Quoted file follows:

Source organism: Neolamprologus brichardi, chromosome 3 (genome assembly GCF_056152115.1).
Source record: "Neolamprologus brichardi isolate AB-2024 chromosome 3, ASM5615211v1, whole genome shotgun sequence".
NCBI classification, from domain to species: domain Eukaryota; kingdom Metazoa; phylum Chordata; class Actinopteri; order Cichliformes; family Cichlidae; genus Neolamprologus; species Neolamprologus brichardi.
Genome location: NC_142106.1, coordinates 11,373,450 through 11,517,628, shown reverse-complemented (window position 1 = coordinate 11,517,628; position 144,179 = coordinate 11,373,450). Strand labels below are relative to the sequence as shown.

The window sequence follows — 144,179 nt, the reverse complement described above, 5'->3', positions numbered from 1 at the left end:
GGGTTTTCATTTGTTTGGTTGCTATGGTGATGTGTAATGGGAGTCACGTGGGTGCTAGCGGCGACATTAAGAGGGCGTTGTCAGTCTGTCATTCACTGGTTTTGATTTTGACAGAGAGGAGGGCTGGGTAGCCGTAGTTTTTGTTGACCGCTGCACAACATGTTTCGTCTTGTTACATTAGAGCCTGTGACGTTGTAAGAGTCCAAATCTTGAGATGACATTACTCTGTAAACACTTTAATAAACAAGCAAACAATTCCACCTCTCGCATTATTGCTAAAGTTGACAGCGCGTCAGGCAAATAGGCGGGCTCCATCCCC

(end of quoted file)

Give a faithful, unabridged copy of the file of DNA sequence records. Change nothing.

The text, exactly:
Source organism: Neolamprologus brichardi, chromosome 3 (genome assembly GCF_056152115.1).
Source record: "Neolamprologus brichardi isolate AB-2024 chromosome 3, ASM5615211v1, whole genome shotgun sequence".
NCBI classification, from domain to species: domain Eukaryota; kingdom Metazoa; phylum Chordata; class Actinopteri; order Cichliformes; family Cichlidae; genus Neolamprologus; species Neolamprologus brichardi.
Genome location: NC_142106.1, coordinates 11,373,450 through 11,517,628, shown reverse-complemented (window position 1 = coordinate 11,517,628; position 144,179 = coordinate 11,373,450). Strand labels below are relative to the sequence as shown.

The window sequence follows — 144,179 nt, the reverse complement described above, 5'->3', positions numbered from 1 at the left end:
GGGTTTTCATTTGTTTGGTTGCTATGGTGATGTGTAATGGGAGTCACGTGGGTGCTAGCGGCGACATTAAGAGGGCGTTGTCAGTCTGTCATTCACTGGTTTTGATTTTGACAGAGAGGAGGGCTGGGTAGCCGTAGTTTTTGTTGACCGCTGCACAACATGTTTCGTCTTGTTACATTAGAGCCTGTGACGTTGTAAGAGTCCAAATCTTGAGATGACATTACTCTGTAAACACTTTAATAAACAAGCAAACAATTCCACCTCTCGCATTATTGCTAAAGTTGACAGCGCGTCAGGCAAATAGGCGGGCTCCATCCCC